David Gauke, the Justice Secretary, said on 3 July 2019 in his Mansion House dinner speech, “A willingness by politicians to say what they think the public want to hear, and a willingness by large parts of the public to believe what they are told by populist politicians, has led to a deterioration in our public discourse”. He also said, “This has contributed to a growing distrust of our institutions – whether that be parliament, the civil service, the mainstream media or the judiciary.”

Democracy cannot survive in ignorance, illiteracy or moral degeneracy. When honesty, integrity, morality and ethics are divorced and opportunism and bigotry make inroad, democracy takes leave. As Franklin D. Roosevelt famously said, “Democracy cannot succeed unless those who express their choice are prepared to choose wisely. The real safeguard of democracy, therefore, is education”.

– Dr A Rahman is an author and a columnist.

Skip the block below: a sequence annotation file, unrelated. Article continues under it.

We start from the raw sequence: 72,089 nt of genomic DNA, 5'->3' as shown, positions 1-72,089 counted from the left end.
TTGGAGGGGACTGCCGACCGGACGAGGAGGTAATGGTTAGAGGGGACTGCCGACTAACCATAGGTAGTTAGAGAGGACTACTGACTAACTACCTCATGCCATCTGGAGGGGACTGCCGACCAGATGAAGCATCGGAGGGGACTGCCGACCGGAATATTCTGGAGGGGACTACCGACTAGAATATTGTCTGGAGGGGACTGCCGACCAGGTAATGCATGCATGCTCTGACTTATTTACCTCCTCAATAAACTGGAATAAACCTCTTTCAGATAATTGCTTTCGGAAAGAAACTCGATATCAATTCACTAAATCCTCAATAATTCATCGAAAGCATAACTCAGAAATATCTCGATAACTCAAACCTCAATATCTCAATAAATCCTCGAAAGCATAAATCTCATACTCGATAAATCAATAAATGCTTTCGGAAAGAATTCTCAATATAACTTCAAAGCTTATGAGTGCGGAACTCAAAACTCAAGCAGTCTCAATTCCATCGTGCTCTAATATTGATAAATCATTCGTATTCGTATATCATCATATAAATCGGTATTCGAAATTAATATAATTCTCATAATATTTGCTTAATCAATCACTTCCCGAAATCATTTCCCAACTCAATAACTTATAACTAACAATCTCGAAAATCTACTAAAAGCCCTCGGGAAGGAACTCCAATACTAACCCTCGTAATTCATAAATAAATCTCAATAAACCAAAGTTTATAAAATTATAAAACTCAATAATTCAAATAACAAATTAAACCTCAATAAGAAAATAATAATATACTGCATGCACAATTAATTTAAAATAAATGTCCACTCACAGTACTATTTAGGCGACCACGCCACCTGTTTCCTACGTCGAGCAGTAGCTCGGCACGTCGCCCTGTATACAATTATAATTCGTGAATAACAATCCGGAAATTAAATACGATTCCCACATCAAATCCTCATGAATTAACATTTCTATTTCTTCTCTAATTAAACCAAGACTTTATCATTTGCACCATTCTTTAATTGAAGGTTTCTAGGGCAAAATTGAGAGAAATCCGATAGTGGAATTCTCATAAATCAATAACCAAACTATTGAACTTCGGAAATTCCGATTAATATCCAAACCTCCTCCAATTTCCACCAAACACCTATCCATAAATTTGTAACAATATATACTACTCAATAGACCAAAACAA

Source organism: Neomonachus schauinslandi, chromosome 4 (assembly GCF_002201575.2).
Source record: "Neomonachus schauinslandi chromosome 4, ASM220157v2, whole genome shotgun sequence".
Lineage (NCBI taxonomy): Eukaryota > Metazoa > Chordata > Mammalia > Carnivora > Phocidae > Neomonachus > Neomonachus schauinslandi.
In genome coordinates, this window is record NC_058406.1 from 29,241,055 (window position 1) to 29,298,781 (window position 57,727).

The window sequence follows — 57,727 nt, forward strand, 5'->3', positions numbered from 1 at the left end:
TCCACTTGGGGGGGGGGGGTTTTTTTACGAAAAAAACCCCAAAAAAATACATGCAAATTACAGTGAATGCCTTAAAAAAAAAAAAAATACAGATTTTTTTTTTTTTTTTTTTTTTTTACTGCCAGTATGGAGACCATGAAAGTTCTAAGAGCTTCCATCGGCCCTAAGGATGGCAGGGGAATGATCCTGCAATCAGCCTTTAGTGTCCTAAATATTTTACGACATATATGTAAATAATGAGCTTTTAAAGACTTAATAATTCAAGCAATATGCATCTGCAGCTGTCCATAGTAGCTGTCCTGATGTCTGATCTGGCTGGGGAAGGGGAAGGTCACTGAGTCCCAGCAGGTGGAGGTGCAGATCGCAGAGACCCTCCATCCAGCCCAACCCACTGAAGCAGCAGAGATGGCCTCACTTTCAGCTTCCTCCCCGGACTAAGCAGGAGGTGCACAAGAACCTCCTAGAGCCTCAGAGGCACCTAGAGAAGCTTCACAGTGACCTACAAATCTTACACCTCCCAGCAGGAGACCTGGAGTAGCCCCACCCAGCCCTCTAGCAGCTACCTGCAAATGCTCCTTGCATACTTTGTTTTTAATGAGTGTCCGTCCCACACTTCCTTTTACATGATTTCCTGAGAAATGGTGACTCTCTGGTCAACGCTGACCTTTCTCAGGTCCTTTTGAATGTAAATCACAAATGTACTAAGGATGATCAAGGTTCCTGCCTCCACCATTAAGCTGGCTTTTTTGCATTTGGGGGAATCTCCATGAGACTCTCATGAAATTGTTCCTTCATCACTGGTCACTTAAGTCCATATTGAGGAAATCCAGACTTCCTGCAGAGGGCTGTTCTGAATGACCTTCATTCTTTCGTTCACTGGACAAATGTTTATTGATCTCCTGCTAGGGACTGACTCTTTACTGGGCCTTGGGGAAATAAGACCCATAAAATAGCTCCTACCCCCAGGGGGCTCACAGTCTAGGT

Bangladesh, Economic, Environmental, International, Political, Religious

Bangladesh’s economic potential in jeopardy

Bangladesh has come a long way since the dark days of early part of liberation (1970s) when the country did not have sufficient funds to pay for diplomatic missions abroad, when the prime minister had to rely on the charity of foreign countries to have urgent medical treatment abroad, when the country did not have money to offer proper burial to the freedom fighters. Henry Kissinger, the arch opponent of Bangladesh’s liberation, branded the country as a basket-case of the world! Those were the darkest days of the Bangladesh’s history.

Now over 46 years later, Bangladesh is in much better shape economically. Although it is still the poorest of the world’s 10 most populous nations, its economy is outperforming many of those well-heeled populous nations. The Asian Development Bank, the World Bank, the UN all indicate that Bangladesh is presently steaming ahead economically. Nonetheless, they hasten to add the caveat that unless the country urgently reforms the education system and eliminate endemic corruption, the progress may be stunted.